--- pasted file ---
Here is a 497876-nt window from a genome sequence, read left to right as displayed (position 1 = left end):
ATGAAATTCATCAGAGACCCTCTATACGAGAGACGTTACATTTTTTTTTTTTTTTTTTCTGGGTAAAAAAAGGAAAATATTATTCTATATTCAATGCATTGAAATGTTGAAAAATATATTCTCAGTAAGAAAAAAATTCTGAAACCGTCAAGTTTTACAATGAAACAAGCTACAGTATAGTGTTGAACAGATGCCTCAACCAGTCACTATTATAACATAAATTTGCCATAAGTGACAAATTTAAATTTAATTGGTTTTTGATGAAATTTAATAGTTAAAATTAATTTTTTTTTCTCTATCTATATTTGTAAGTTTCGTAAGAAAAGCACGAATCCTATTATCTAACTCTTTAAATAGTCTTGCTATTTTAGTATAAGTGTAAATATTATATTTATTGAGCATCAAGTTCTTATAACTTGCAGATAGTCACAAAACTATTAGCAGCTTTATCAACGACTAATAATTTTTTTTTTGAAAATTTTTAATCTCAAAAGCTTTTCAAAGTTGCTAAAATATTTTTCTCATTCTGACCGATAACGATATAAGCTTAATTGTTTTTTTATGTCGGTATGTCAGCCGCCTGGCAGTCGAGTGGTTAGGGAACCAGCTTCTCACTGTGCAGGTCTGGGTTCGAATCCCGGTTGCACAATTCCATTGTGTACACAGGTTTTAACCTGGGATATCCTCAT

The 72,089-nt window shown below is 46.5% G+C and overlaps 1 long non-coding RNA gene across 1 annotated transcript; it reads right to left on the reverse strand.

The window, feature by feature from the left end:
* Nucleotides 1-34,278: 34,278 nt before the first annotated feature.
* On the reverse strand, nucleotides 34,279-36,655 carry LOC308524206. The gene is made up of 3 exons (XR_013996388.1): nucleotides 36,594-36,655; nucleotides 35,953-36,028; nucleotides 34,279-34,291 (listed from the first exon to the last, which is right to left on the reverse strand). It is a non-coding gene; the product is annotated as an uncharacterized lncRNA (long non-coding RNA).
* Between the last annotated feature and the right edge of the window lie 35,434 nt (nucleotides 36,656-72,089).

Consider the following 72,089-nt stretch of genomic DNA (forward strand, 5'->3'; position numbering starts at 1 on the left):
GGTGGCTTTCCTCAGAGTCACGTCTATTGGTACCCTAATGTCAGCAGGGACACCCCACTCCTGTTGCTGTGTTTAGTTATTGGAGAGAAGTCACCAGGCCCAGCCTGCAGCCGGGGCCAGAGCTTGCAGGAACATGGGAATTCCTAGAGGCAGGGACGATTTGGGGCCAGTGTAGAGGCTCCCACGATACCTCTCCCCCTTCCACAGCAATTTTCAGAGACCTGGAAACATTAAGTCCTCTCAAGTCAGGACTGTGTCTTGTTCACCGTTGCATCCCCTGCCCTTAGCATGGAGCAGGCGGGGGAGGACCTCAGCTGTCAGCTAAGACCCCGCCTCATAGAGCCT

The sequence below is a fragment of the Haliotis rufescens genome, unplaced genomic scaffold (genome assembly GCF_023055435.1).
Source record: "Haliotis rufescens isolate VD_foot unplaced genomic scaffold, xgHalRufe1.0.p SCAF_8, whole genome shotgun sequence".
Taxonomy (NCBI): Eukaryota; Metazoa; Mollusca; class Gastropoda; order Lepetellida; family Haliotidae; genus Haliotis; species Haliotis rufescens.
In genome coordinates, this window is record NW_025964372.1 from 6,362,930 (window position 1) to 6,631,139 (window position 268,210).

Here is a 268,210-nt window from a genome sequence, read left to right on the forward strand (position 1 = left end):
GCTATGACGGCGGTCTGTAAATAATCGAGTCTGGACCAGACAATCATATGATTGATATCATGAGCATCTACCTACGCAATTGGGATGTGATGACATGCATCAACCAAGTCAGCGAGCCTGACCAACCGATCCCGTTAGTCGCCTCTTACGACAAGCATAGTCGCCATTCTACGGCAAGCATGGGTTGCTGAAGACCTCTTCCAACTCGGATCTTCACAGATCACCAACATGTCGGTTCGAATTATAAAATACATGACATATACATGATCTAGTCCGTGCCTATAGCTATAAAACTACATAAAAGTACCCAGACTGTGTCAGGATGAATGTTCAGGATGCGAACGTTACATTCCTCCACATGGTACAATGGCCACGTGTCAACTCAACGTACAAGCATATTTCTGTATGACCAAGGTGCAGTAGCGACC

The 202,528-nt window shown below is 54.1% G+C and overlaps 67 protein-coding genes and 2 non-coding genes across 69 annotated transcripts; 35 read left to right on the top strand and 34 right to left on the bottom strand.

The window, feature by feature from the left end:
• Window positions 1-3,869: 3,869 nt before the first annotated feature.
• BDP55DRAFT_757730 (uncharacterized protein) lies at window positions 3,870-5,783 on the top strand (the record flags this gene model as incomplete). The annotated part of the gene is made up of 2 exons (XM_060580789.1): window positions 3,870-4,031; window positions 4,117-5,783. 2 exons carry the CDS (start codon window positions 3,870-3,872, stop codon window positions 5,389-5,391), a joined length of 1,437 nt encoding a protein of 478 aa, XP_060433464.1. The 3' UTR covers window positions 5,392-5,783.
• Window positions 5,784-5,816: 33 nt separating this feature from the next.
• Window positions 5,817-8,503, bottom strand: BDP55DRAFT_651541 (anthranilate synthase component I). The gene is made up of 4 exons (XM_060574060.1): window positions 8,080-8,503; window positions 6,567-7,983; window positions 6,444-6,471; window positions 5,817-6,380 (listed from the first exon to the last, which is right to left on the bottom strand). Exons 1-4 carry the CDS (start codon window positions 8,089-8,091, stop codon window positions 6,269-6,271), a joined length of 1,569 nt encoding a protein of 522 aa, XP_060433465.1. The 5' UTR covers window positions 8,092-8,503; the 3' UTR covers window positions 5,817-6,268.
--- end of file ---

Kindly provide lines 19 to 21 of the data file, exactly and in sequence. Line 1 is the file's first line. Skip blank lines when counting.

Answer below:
• BDP55DRAFT_757730 (uncharacterized protein) lies at window positions 3,870-5,783 on the top strand (the record flags this gene model as incomplete). The annotated part of the gene is made up of 2 exons (XM_060580789.1): window positions 3,870-4,031; window positions 4,117-5,783. 2 exons carry the CDS (start codon window positions 3,870-3,872, stop codon window positions 5,389-5,391), a joined length of 1,437 nt encoding a protein of 478 aa, XP_060433464.1. The 3' UTR covers window positions 5,392-5,783.
• Window positions 5,784-5,816: 33 nt separating this feature from the next.
• Window positions 5,817-8,503, bottom strand: BDP55DRAFT_651541 (anthranilate synthase component I). The gene is made up of 4 exons (XM_060574060.1): window positions 8,080-8,503; window positions 6,567-7,983; window positions 6,444-6,471; window positions 5,817-6,380 (listed from the first exon to the last, which is right to left on the bottom strand). Exons 1-4 carry the CDS (start codon window positions 8,089-8,091, stop codon window positions 6,269-6,271), a joined length of 1,569 nt encoding a protein of 522 aa, XP_060433465.1. The 5' UTR covers window positions 8,092-8,503; the 3' UTR covers window positions 5,817-6,268.